San José, Costa Rica, since 1956

Lights, smiles ring in holiday season in Costa Rican capital

Christmas spirit officially took to the streets of San José last Friday as one flip of a switch by Mayor Johnny Araya illuminated more than a million lights on holiday displays all over town.

This is the 16th year the San José Municipality has partnered with the National Power and Light Company for the lighting ceremony that serves as the official kickoff for citywide Christmas celebrations. 

“This year represents a very important change for this tradition,” Araya said, commenting on the implementation of LED lights that use five times less energy than traditional bulbs. 

The ceremony began with sacred and pop Christmas carols sung by the choral group Kristel, directed by Carol Guzmán. The choir sang tunes from Spain, South America and the United States with help from the crowd as they waited for the big moment.

“This is a month that invites us all to love and share love with each other,” Araya said. 

While municipality-sponsored events began Friday, the National Theater and the National Children’s Hospital rang in the holiday season Dec. 1.

A live nativity scene complete with donkeys and sheep played out in front of the National Theater in what Adriana Collado, the theater’s director, called “the most legitimate way of depicting the Christmas story.”

“People see it and at first aren’t sure what to think because it’s usually a tradition in smaller towns,” Collado said. “But having a live nativity is beautiful, and we saw no reason not to share it with people here in San José.”

Another heartwarming scene played out at the National Children’s Hospital as 37,000 bulbs sparkled on the hospital’s own Christmas tree.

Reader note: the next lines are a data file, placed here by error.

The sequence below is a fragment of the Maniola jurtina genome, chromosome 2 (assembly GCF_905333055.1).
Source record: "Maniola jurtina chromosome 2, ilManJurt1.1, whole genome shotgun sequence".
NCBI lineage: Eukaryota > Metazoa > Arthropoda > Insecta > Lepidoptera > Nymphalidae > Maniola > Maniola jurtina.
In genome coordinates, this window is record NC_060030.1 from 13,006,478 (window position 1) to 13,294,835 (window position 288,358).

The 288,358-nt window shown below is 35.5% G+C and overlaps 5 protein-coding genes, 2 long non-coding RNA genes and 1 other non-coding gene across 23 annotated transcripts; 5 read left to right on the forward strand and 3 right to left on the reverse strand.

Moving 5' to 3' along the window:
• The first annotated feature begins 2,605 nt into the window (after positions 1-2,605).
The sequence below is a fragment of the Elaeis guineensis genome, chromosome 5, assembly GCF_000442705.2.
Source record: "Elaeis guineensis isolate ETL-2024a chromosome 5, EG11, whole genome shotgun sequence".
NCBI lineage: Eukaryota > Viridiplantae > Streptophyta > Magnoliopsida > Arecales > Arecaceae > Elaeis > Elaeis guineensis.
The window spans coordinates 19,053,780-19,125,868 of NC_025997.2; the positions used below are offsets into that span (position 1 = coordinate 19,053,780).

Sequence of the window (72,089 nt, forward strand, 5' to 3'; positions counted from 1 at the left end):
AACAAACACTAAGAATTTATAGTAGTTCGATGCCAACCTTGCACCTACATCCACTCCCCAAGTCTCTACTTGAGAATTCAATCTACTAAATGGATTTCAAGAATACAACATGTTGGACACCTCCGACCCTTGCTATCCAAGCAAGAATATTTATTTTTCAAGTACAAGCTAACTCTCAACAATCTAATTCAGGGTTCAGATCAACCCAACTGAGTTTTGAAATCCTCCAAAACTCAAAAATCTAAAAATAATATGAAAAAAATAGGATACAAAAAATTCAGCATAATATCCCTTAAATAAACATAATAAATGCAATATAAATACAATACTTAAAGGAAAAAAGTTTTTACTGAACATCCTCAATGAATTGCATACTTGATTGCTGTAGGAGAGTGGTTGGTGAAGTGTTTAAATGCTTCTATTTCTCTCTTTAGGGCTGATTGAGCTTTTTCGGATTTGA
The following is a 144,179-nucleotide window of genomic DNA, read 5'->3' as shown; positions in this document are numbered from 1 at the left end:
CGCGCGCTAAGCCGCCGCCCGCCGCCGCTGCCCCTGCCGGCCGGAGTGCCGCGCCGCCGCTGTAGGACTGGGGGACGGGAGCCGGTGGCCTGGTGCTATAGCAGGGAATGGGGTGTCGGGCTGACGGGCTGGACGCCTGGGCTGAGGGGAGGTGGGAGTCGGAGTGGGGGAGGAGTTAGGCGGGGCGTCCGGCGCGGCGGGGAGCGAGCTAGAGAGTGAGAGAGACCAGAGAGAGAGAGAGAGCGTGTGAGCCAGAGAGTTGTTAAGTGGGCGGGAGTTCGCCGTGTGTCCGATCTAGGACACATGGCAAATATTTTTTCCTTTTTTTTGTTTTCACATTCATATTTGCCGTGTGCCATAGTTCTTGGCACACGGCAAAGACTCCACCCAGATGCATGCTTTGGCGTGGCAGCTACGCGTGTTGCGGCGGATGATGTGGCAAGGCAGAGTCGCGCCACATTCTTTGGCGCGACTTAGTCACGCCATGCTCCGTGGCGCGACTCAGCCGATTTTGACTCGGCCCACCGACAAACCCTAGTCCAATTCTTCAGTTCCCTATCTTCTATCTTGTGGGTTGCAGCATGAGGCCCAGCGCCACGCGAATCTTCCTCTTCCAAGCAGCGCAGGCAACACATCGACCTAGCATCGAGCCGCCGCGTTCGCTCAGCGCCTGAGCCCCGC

When the National Children’s Hospital opened in 1964, Marta Montis de Martínez searched near and far for the perfect Christmas tree to place in front of the facility. After 18 years of carefully choosing, chopping and transporting the perfect tree to downtown San José, the hospital’s administration decided it would be easier to plant a tree.

That tree now towers over the hospital’s front garden and delights children and their families in San José as well as those who catch a glimpse thanks to television broadcasts of the annual tree-lighting ceremony.

The event’s most memorable moments included the smiles of some of the hospital’s 214 young patients, who viewed the tree from the windows of their rooms alongside staff and teary-eyed parents. Santa and Mrs. Claus joined musicians and a handful of clowns to interact with the kid-filled crowd. 

Payaso Frijolito, the clown who shared balloon animals with cotton candy-hyped kids, said, “With all these smiling kids around, it’s clear everyone is ready for Christmas to arrive.”

More lights were set to illuminate the city on Wednesday with the annual lighting of the Children’s Museum, and still more will brighten Paseo Colón and Avenida 2 tomorrow, Dec. 10, as the 2011 Festival of Lights takes to the streets of the capital with colorfully illuminated, corporate-sponsored floats accompanied by marching bands from around the country, all competing for a variety of “best” prizes. 

The parade will start at 6 p.m. at the National Gymnasium in La Sabana Park and end at the National Museum by the Plaza de la Democracia. For more information, visit

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